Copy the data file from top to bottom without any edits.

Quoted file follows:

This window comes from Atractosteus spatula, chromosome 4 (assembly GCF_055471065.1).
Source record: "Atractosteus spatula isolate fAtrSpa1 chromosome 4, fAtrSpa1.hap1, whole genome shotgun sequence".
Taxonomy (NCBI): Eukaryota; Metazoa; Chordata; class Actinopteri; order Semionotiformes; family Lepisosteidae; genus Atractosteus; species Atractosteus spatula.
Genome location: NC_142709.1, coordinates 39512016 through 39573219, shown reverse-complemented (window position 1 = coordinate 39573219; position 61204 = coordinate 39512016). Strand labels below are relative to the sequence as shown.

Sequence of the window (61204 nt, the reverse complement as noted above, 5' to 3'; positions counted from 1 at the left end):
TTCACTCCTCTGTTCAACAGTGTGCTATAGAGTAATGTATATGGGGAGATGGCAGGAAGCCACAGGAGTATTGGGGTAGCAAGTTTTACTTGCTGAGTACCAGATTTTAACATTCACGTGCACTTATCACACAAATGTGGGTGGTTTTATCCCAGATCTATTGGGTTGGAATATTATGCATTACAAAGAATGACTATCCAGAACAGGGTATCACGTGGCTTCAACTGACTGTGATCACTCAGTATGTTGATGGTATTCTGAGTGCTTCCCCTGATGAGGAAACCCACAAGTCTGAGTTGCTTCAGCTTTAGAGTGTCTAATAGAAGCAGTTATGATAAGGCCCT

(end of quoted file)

This window comes from Atractosteus spatula, chromosome 4 (assembly GCF_055471065.1).
Source record: "Atractosteus spatula isolate fAtrSpa1 chromosome 4, fAtrSpa1.hap1, whole genome shotgun sequence".
Taxonomy (NCBI): Eukaryota; Metazoa; Chordata; class Actinopteri; order Semionotiformes; family Lepisosteidae; genus Atractosteus; species Atractosteus spatula.
Genome location: NC_142709.1, coordinates 39512016 through 39573219, shown reverse-complemented (window position 1 = coordinate 39573219; position 61204 = coordinate 39512016). Strand labels below are relative to the sequence as shown.

Sequence of the window (61204 nt, the reverse complement as noted above, 5' to 3'; positions counted from 1 at the left end):
TTCACTCCTCTGTTCAACAGTGTGCTATAGAGTAATGTATATGGGGAGATGGCAGGAAGCCACAGGAGTATTGGGGTAGCAAGTTTTACTTGCTGAGTACCAGATTTTAACATTCACGTGCACTTATCACACAAATGTGGGTGGTTTTATCCCAGATCTATTGGGTTGGAATATTATGCATTACAAAGAATGACTATCCAGAACAGGGTATCACGTGGCTTCAACTGACTGTGATCACTCAGTATGTTGATGGTATTCTGAGTGCTTCCCCTGATGAGGAAACCCACAAGTCTGAGTTGCTTCAGCTTTAGAGTGTCTAATAGAAGCAGTTATGATAAGGCCCT